ISRO pulls off an unusual challenge—launches 8 satellites into different orbits

PSLV at launch pad
PSLV at launch pad
Image: ISRO
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The Indian Space Research Organisation (ISRO) set at least two new records on Sept. 26.

At 9:12 am (local time), India’s NASA equivalent launched a Polar Satellite Launch Vehicle (PSLV) from a space centre in the state of Andhra Pradesh, carrying eight new satellites—three each from India and Algeria and one each from the US and Canada. This is the PSLV’s first multi-orbital launch, ISRO said in a statement, which means it will inject satellites into two separate orbits.

“This is a challenging two-in-one mission which puts India in a unique league of nations having the capability to achieve two different orbits in a single mission,” ISRO chairman A S Kiran Kumar told NDTV. The space agency used the “multiple burn technology” for this, wherein the PSLV engines shut down for a while and restart again.

This was also the PSLV’s longest flight, the Press Trust of India reported. It is estimated to complete in two hours and 15 minutes. The total weight of all the eight satellites onboard was about 675 kg, ISRO said.

Launched from the Satish Dhawan Space Centre at Sriharikota, Andhra Pradesh, the PSLV carried India’s SCATSAT-1 that will provide data for weather forecasting and cyclone detection and tracking. Its mission life is five years.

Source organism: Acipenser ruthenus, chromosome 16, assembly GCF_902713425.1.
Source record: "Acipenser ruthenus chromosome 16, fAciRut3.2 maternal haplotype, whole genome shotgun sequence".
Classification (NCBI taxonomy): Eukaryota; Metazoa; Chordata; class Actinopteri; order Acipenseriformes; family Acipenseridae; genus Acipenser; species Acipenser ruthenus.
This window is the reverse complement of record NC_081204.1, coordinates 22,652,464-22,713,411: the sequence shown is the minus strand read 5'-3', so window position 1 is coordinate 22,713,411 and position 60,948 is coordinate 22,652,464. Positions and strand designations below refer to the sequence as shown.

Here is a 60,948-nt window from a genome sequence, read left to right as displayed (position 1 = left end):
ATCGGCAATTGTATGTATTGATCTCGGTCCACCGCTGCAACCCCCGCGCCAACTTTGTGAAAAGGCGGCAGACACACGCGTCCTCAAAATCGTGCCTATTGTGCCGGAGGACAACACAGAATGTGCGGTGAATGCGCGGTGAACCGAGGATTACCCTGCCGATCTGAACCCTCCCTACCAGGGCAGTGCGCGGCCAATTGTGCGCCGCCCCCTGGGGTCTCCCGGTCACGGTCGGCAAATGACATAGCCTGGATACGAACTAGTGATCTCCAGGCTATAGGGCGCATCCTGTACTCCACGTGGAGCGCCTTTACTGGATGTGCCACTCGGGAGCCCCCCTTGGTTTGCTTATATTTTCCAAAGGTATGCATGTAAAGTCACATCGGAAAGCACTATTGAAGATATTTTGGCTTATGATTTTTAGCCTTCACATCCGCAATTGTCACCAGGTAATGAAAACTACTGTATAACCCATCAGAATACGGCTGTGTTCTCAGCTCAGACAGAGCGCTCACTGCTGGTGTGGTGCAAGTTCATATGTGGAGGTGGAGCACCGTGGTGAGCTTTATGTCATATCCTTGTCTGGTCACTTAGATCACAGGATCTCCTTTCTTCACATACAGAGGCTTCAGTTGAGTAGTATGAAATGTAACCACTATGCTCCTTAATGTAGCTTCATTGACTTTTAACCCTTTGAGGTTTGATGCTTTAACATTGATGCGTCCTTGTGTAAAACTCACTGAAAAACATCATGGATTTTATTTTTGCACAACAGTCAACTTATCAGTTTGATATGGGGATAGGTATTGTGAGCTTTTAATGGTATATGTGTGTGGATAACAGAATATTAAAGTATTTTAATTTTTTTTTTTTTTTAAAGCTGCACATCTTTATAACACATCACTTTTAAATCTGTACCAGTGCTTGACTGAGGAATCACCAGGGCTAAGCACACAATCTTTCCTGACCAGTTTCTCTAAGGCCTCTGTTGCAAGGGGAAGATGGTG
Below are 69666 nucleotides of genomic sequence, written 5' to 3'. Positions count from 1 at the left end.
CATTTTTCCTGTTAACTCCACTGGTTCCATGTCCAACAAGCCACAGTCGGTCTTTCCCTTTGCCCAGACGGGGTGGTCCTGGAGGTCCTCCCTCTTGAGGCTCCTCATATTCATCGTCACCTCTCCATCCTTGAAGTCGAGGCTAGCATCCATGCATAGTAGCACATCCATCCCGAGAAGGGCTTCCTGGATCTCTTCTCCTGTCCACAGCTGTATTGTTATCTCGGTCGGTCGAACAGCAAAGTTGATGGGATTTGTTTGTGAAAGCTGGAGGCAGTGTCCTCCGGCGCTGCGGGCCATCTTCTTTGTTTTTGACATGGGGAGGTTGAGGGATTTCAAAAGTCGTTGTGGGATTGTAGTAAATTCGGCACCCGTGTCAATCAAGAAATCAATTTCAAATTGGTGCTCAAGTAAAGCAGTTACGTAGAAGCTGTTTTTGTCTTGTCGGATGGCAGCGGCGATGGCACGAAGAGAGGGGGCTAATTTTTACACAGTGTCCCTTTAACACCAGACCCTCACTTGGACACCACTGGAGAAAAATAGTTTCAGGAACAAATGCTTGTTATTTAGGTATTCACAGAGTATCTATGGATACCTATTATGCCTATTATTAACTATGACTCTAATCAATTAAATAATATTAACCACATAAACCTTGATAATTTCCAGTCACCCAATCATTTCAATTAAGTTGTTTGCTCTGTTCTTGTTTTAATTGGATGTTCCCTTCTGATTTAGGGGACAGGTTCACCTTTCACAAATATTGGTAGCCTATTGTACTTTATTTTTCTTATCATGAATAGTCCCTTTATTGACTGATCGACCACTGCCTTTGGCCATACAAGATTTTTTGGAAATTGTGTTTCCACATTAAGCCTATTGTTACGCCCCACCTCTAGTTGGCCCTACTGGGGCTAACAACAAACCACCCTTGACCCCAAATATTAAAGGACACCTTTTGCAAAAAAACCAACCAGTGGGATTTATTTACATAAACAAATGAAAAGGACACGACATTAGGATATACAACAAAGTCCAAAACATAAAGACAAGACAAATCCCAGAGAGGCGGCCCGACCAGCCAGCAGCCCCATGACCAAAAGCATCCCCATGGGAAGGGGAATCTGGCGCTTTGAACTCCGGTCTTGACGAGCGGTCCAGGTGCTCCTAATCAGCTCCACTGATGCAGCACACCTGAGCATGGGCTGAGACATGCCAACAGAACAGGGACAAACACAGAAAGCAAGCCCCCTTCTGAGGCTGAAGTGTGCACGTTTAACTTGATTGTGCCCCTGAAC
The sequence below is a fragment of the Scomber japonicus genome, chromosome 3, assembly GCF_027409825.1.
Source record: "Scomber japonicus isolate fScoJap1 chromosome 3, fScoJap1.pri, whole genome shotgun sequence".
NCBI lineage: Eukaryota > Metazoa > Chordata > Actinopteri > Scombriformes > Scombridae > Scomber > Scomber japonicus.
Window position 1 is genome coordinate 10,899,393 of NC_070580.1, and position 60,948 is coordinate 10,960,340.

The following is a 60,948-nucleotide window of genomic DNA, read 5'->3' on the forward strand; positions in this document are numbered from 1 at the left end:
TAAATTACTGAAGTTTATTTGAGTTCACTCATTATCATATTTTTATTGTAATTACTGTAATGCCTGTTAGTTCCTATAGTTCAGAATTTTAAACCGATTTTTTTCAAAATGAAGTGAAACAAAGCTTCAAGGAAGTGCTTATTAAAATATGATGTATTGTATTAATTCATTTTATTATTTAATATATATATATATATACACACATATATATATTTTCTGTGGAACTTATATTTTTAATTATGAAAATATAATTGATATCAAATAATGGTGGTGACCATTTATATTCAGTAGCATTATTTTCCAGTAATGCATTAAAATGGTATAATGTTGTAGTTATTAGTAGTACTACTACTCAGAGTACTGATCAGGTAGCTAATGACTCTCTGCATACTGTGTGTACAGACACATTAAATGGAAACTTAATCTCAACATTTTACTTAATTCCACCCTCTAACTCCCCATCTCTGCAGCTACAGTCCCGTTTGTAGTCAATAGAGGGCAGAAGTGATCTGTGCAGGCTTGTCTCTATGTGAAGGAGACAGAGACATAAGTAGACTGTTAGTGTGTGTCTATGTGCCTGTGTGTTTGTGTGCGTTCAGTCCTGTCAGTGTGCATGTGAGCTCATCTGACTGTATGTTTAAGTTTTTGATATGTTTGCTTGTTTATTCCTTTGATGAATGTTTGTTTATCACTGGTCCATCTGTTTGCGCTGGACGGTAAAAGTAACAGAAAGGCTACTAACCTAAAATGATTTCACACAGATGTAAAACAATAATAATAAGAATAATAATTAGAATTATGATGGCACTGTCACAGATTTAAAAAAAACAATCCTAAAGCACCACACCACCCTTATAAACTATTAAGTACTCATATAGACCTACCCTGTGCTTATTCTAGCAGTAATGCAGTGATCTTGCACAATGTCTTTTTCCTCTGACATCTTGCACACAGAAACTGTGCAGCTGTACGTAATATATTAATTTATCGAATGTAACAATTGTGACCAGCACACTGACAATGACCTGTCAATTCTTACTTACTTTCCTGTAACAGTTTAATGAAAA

The other two Indian satellites are Pratham and PiSat which have been developed by Indian colleges. Pratham was built over a period of nine years by students of the Indian Institute of Technology, Bombay, and will be operational for four months. It weighs around 10 kg and can be used to detect tsunamis, among other things. PiSat was developed by the PES Institute of Technology, Bengaluru, and is a remote sensing nanosatellite. A nanosatellite is one that weighs between one and 10 kilograms.

The SCATSAT-1 will be placed at an altitude of 730 kilometers, while the other seven were placed at a height of 689 kilometers.

Two of the three Algerian satellites are for remote sensing, while the third one is a technology demonstration nanosatellite for the students of that country. The American payload is a commercial high-resolution imaging satellite, and the Candian one is another nanosatellite that will help with experiments in reducing space debris and tracking commercial aircraft.

PSLV-C35 at the launch pad.
Image: ISRO

This is not the first time that ISRO has launched multiple satellites simultaneously. In June this year, it successfully placed 20 satellites in orbits in one go.

ISRO has so far launched 79 foreign satellites from over 20 countries. The organisation is scheduled to launch two more next month, and is now targeting the “magical number” of 100, a senior ISRO official told IANS.